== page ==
Opal and Play-Of-Colour — Why Are There So Many Colours?

Opal displays all the colours of the rainbow.  It is the structure of opal that gives us all the colours of the visible spectrum.  Why is this play-of-colour seen in some opals and not others?

Opal under the Microscope

Opal Play-of-Colour Photo J McKercher

Composition and Structure of Opal

Opal Pendant Showing Play Of Colour

Opal Play of Color Flickr Photo Ben McLeod

Opal is an amorphous hydrated silica.  This means that opal does not have a crystal structure like mineral gemstones and it contains water.  Opals can crack and show crazing if the water content dries up.

Opal is composed of tiny spheres of silica arranged in a closely packed, orderly, three-dimensional array.  This arrangement of spheres has empty spaces between them occupied by air and water or silica of a different refractive index from the silica spheres.  These sphere range from about 150 nanometers to 300 nanometers in diameter.

What Happens When Light Hits Opal

Mexican Fire Opal Flickr Photo Different Seasons Jewelry

Mexican Fire Opal Flickr Photo Different Seasons Jewelry

When the light passes through the basically colourless opal and strikes the planes of voids (spaces between the spheres), certain wavelengths are diffracted and flash out of the stones as nearly pure spectral colours.  This display of colour in precious opal is called play-of-colour.
Where the distance between the regularly packed planes of spheres is approximately half the wavelength of a component of visible light, the light of that wavelength may be subject to diffraction from the grating created by the stacked planes. The spacing between the planes and the orientation of planes with respect to the incident light determines the colours observed.

The size of the spheres (therefore the size of the spaces between the spheres) determine the colour and the number of colours that will be seen.  The larger the spheres the longer the wavelengths, red can be seen, as well as the colours of the shortened wavelengths. Smaller spheres will only show a blue colour.  Blue opal is less expensive than opal that shows reds and a combination of many colours.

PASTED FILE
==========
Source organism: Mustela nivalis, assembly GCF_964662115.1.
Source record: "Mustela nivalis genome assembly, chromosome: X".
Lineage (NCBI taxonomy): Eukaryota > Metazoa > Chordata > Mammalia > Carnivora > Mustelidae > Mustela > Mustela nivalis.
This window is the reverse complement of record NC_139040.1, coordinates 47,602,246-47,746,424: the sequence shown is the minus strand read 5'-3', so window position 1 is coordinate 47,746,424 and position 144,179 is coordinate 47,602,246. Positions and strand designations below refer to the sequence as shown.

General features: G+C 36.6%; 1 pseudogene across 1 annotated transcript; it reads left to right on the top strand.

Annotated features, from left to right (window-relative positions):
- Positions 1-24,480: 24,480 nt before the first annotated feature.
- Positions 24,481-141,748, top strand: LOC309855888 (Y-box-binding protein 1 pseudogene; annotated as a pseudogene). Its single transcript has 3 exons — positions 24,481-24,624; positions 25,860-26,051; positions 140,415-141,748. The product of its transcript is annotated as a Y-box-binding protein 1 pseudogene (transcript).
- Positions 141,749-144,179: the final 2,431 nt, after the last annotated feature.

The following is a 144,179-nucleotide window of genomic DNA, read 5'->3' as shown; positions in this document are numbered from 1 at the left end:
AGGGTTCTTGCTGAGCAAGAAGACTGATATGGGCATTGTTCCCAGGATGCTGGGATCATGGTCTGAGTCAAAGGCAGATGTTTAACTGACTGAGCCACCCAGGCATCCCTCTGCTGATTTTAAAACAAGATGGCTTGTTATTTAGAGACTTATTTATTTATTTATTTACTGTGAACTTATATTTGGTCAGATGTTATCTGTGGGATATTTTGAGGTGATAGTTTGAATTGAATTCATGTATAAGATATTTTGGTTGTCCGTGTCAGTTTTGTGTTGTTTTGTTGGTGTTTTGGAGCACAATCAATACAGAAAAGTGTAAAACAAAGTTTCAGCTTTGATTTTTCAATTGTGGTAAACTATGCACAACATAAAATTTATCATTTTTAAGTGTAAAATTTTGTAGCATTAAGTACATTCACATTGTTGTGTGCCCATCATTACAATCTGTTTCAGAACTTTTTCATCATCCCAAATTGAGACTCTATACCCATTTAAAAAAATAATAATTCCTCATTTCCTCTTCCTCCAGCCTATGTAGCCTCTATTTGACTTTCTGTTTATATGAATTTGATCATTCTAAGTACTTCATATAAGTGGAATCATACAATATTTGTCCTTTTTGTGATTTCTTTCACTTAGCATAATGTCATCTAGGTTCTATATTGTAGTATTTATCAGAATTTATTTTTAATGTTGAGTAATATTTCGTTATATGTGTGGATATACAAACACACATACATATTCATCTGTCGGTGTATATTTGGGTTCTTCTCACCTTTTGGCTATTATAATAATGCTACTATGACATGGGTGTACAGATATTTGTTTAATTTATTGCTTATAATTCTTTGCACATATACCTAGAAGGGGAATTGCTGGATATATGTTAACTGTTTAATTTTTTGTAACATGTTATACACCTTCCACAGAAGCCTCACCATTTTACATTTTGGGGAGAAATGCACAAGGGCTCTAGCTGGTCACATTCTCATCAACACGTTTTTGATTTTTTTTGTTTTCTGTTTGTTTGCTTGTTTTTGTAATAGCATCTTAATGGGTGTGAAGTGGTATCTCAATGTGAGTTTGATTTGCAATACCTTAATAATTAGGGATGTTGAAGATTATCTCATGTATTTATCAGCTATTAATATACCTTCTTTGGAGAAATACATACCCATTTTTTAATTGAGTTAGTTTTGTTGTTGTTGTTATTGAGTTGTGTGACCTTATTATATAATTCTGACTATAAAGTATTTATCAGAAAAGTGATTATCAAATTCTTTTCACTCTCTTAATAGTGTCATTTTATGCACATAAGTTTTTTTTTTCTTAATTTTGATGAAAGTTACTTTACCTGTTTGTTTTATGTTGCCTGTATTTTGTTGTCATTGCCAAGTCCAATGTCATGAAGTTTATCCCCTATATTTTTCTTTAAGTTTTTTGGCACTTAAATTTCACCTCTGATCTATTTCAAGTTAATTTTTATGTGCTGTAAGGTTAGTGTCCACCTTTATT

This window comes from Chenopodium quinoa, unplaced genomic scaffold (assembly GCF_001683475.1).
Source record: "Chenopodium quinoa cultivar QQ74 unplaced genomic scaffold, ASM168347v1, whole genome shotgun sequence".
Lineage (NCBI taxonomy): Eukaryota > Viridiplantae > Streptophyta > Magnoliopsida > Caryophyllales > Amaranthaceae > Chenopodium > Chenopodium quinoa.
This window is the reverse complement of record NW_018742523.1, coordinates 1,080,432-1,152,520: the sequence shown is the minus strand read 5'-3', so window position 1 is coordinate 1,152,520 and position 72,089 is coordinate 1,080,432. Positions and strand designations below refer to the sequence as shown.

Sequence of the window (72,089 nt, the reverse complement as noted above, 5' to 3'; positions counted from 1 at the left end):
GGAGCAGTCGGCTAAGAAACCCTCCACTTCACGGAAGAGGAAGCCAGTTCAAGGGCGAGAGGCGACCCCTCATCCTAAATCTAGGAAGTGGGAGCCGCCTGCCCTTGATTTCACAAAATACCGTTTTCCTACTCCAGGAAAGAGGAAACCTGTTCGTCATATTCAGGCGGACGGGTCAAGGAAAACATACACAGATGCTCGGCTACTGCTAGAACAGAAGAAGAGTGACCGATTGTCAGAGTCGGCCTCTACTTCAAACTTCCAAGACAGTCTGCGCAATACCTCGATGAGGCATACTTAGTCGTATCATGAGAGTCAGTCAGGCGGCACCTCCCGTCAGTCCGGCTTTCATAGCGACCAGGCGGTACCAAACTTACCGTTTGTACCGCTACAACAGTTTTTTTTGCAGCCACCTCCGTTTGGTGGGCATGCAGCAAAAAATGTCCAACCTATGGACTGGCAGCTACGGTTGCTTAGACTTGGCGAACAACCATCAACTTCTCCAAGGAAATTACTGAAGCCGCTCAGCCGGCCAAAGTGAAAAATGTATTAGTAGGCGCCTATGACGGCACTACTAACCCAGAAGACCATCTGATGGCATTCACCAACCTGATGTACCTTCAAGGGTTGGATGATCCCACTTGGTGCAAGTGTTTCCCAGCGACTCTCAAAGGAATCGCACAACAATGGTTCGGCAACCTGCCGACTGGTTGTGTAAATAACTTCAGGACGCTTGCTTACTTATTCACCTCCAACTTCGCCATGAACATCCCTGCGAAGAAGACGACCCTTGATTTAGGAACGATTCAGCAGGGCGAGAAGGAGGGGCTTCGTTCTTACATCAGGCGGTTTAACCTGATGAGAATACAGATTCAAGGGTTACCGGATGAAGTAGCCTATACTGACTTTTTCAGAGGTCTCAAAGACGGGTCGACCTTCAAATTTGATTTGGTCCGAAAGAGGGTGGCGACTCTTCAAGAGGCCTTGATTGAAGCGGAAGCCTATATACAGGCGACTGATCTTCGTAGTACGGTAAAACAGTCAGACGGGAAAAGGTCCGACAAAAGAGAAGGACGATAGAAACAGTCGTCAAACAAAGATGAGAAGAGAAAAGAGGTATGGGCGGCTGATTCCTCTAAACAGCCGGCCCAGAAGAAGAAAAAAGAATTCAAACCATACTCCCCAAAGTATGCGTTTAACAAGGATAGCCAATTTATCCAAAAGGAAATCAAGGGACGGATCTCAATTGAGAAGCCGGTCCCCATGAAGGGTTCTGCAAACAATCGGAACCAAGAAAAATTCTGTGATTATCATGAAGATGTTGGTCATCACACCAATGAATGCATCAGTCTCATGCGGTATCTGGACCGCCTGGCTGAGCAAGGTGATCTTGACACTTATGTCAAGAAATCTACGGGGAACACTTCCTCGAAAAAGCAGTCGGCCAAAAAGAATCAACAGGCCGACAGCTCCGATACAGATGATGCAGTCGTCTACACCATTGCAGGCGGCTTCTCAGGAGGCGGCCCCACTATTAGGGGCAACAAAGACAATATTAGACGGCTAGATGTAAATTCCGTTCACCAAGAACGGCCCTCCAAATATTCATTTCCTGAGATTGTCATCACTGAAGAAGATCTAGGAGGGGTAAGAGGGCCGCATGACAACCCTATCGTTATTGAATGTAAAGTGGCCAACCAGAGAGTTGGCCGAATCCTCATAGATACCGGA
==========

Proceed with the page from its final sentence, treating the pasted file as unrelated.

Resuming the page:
Do We Like Common Opal showing Opalescence?

If opal does not show a play-of-colour it is called Common Opal.  There are no colours displayed because of the random packing of the spheres of irregular size.  Common Opal is also known as “potch”.  The term opalescence is commonly and erroneously used to describe the unique and beautiful phenomenon, which is correctly termed play of colour. Contrarily, opalescence is correctly applied to the milky, turbid appearance of common or potch opal.

There are enhancements for natural opal as well as synthetic and imitation opals on the market.  The appearance of natural opal may be enhanced by a smoke and sugar treatment, surface oiling and plastic impregnation.  Opal slices are also used to make opal triplets and doublets.  All of this contributes to many different price points for purchasing opal.  If you are contemplating purchasing an expensive opal it is worth investigating all of the varieties of opal.  Every Opal is different and every person is different!  There is a beautiful opal just for you.

Your Input

(Join our poll or Scroll Down To The Bottom and leave a comment) – Emerald is winning the poll!

Shell Crystal Opal

Opal Flickr Photo Opals-On-Black

I plan to introduce different gemstones alphabetically.  I started with “A” (Ammolite) and it has taken me to Malachite!  Leave a comment and let me know if you have a favourite gemstone that starts with the letter “O”.  Take the poll!  Can you name a reference to a gemstone in a song, movie or book?

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About Jen McKercher

Jennifer McKercher teaches gemmology at the Canadian Gemmological Association. A passion for gemstones drives Jen to learn as much as she can about the wonders of gemstones and how they enhance our lives.

Posted on December 2, 2011, in Gemmology, Individual Gemstones and tagged , , , , , . Bookmark the permalink. Leave a comment.

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